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Atmosphera - Lady of Shalott  CD (album) cover




Symphonic Prog

3.67 | 58 ratings

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Anthony H.
Prog Reviewer
4 stars Atmosphera: Lady of Shalott [1977]

Rating: 7/10

Oy vey! Prog from Israel!

(Note: I'm only reviewing the four tracks that were on the original album. I'm not including any of the copious bonus material that was put on the reissue.)

Atmosphera's sole album is yet another gem from the vast treasure chest of obscure 70s prog. This particular gem is unusual due to fact that it came from Israel. This is probably a major reason why this band didn't receive the attention it deserved; Israel isn't exactly a bastion for progressive rock, and it was difficult for the band to promote themselves during the pre-internet age. This is a shame, because Lady of Shalott is a superb album. The music presented here is bombastic symphonic prog with an enormous Yes influence. Every musician here plays their respective instruments the way the members of Yes would play theirs. Needless to say, the musicianship here is fantastic. Every member is excellent, but the most impressive musical component of this album is undoubtedly the drumming from Ami Lipner. This guy has serious chops, combining technical finesse with engaging creativity.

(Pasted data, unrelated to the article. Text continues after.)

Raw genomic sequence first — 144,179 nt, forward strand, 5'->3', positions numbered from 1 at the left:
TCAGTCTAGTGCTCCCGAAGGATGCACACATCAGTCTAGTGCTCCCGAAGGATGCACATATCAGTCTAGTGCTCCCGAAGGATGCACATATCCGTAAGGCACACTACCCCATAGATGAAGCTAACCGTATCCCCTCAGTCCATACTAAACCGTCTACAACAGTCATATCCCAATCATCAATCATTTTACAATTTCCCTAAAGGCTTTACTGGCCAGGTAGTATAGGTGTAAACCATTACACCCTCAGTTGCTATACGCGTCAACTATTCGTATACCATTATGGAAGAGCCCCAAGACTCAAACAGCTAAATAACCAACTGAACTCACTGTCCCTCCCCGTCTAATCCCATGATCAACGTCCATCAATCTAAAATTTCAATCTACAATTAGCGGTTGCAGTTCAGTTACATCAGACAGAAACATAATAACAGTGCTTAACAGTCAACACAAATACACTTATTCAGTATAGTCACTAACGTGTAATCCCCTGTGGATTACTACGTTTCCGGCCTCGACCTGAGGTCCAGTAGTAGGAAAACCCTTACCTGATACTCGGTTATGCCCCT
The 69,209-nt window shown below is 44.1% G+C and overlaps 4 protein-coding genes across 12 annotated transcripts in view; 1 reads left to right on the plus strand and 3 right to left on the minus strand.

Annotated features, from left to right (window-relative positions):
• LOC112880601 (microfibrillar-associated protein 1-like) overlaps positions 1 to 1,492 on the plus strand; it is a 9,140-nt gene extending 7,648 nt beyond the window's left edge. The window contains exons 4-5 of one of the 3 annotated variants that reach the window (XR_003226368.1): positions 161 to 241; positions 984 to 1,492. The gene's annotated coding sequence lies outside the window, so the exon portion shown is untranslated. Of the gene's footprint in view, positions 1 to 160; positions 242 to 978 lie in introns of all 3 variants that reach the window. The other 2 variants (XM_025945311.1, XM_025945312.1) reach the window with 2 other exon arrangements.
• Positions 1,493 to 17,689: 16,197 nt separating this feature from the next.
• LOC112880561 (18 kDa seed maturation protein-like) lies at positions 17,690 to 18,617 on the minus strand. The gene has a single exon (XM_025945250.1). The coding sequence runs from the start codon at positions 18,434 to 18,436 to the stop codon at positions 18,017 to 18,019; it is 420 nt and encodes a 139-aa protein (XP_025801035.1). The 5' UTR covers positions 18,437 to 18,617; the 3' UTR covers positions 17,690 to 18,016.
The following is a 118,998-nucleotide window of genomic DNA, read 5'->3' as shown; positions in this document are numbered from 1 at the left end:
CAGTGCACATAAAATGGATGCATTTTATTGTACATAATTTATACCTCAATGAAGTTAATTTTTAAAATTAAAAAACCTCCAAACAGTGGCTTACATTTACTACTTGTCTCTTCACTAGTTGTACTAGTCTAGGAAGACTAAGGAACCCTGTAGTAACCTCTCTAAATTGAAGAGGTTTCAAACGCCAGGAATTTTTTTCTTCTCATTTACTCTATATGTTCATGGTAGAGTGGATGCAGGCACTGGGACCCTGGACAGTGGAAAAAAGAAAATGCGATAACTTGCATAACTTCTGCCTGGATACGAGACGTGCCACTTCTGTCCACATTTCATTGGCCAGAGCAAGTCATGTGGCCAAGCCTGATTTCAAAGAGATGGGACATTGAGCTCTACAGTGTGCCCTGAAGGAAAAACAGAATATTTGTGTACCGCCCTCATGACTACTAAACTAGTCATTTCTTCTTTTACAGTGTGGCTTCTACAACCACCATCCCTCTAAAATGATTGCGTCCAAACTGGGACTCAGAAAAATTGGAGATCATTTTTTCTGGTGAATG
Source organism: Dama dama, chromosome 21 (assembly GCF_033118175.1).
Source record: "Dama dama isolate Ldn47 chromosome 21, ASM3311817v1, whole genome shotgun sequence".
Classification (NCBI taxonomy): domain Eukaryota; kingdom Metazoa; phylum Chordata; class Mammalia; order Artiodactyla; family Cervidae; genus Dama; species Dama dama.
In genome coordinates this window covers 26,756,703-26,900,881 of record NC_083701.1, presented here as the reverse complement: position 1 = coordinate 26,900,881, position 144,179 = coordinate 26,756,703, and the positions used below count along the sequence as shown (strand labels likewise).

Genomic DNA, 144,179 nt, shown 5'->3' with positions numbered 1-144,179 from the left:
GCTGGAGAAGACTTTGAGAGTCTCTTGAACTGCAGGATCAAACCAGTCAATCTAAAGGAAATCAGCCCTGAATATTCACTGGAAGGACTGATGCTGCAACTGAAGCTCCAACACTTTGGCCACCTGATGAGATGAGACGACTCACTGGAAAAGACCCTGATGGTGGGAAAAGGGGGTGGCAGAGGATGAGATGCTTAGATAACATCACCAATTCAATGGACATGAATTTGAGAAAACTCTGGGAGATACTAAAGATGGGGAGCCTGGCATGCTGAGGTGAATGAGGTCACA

The epic title track opens with ethereal piano, and a stunning rhythm section leads into the vocals. Slightly spacey guitar and marching snare drum then transition into a lengthy section of instrumental interplay. This is a spectacular song; it truly captures the spirit of symphonic prog. The equally epic "Cuckoo (Love Labour's Lost)" is less majestic and symphonic; somewhat jazzy instrumental interplay plays an even bigger role here. The rhythm section is incredible yet again, particularly when it's backing up the pleasant vocals. Fonseka's guitar takes the lead on "Tomorrow", and his playing is excellent. It rings of Steve Howe, but with a stronger blues twist. This blues/hard-rock vibe is explored further on the final piece, "Love Waiting for a Lover." The guitar playing is sublime yet again, even though this probably the weakest track on the album.

Symphonic prog fans should be careful not let Lady of Shalott slip past their radar. It is not a perfect album - the second half is significantly weaker than the first - but there are moments of pure magic to be found here. Many write this album off as a "Yes clone", but this is unfair. The Yes influence here is unmistakable, but the band manages to create inspired and intriguing compositions; there's a difference between "stylistically similar" and "derivative." This is one of my favorite obscure 70s prog albums, and it certainly should not be overlooked by fans of this particular style. And how about that rhythm section!

Anthony H. | 4/5 |


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